The American Society for Metabolic and Bariatric Surgery presented a number of sessions discussing current surgical interventions for weight loss.  Guidelines to qualify for weight loss surgery include:

    • BMI of 40 or more
    • A lower BMI in the presence of serious health-related disease (diabetes, heart disease, severe sleep apnea, high cholesterol and others)
    • Individuals who are severely overweight and have tried other weight loss therapies unsuccessfully

    Weight loss surgery will not singularly resolve obesity.  There’s a lot of work that has to be done, lifestyle-wise and behaviorally, prior to surgery, and that work doesn’t stop after surgery.  Ongoing support is also crucial.  Current available surgeries either shrink the stomach and slow digestion, or they give you a smaller stomach and “bypass” part of your digestive tract affecting how you absorb calories.  All the surgeries will result in weight loss, sometimes dramatic weight loss, but there's a risk of re-gaining some or all of the weight.  All surgeries have certain side effects, some of which may be untenable for patients.  A short synopsis of the current surgeries:

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    Gastric banding, which uses an inflatable band to create two sections, a smaller upper pouch and a larger lower section, still connected by a very narrow channel.  You will eat significantly less (about a cup of food) because of the very slow emptying of the upper pouch.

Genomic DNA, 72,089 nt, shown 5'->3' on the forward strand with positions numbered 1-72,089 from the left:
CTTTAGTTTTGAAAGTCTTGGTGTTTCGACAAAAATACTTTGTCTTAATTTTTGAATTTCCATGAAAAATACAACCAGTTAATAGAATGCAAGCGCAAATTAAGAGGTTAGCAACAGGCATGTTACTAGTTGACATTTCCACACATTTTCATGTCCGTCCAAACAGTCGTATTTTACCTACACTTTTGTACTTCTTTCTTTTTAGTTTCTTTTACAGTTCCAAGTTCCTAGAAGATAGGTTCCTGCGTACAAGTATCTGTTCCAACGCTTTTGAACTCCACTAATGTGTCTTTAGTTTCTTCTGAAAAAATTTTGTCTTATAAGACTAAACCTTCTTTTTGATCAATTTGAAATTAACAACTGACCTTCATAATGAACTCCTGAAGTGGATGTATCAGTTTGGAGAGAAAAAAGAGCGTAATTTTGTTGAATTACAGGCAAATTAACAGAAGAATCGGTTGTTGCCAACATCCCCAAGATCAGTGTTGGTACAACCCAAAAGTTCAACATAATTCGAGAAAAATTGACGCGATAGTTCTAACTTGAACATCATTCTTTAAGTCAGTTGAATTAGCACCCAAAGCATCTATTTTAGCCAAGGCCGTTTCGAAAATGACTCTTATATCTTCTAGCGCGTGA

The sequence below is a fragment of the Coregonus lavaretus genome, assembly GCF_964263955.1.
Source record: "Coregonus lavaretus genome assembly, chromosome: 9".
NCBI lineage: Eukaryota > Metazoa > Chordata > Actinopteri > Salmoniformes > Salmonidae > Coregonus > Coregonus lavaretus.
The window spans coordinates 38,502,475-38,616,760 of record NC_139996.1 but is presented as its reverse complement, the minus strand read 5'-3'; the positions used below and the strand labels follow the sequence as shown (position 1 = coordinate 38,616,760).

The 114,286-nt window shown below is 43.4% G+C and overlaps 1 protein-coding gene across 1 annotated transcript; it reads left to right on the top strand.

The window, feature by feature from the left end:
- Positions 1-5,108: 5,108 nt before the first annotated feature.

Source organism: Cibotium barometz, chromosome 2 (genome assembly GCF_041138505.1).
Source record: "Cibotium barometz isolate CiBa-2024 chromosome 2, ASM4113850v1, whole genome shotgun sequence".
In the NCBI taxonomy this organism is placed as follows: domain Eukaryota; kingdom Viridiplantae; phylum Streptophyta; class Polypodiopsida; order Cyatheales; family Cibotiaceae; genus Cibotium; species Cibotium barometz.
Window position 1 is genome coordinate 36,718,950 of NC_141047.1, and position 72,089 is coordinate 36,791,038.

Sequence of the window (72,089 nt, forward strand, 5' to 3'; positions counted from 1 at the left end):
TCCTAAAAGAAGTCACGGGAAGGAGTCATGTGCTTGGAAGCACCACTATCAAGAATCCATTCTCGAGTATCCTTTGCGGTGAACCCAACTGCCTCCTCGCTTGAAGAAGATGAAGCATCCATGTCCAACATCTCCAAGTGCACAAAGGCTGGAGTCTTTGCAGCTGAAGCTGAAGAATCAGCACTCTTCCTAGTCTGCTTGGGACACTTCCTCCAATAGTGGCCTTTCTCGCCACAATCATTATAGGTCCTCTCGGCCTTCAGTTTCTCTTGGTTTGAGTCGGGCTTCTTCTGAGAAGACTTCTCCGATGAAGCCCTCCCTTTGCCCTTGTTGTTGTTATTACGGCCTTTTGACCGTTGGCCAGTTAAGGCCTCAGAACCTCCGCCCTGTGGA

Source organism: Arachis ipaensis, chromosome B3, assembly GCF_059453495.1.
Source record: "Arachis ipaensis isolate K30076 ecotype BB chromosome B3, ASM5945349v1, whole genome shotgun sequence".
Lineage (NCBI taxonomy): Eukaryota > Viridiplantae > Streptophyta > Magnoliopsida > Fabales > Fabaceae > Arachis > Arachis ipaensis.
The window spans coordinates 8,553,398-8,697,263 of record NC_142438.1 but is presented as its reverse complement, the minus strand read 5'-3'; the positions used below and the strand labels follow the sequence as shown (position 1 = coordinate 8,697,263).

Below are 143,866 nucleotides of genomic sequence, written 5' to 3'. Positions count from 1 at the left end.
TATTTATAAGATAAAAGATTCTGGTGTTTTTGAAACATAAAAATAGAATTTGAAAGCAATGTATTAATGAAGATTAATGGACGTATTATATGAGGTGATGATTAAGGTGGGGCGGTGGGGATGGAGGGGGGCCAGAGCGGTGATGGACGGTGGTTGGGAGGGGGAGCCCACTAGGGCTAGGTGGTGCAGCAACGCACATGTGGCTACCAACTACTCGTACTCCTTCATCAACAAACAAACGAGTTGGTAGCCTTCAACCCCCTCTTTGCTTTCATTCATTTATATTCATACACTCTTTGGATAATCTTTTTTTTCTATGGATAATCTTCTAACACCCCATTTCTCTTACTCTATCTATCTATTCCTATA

Sleeve gastrectomy involves removal of about 75% of the stomach.  Remaining is a narrow “sleeve” or tube which connects to the intestine.  It’s associated with less weight loss, less risk, but it is irreversible unlike banding. 


    Gastric bypass or Roux-en-Y surgery, essentially creates a bypass from the stomach to the small intestine, so the body absorbs less calories.  Weight loss is usually swift and dramatic.  This surgery has some pretty dramatic long term side effects including dumping syndrome, when you consume high carb meals.  It’s a more complicated, riskier surgery.


    Biliopancreatic diversion is a more drastic version of gastric bypass surgery, and there is a less extreme version called biliopancreatic surgery with duodenal switch (which has a lower risk of dumping syndrome). 


    Ongoing research may propel better surgical techniques, better preoperative recommendations to help limit complications,  a better design for follow up care post-surgery to avoid malnutrition or vitamin deficits (somewhat common due to poor compliance or financial constraints), and better assessments so that the right patient is matched to the most optimal surgery.


    Clearly the decision to use drugs or surgery involves a detailed assessment of your weight situation.  Some individuals seek surgical intervention thinking it’s a quick fix.   The surgery only works if you sustain lifestyle changes.  Otherwise you’ll probably regain much if not all your weight back.  During ObesityWeek2014 experts discussed whether weight loss medications could be used in conjunction with surgical options.  In the future we will more than likely see more pharma options, and possibly newer versions of current surgeries.


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    Next Up: Can We Dramatically Limit Childhood Obesity?


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Published On: November 16, 2014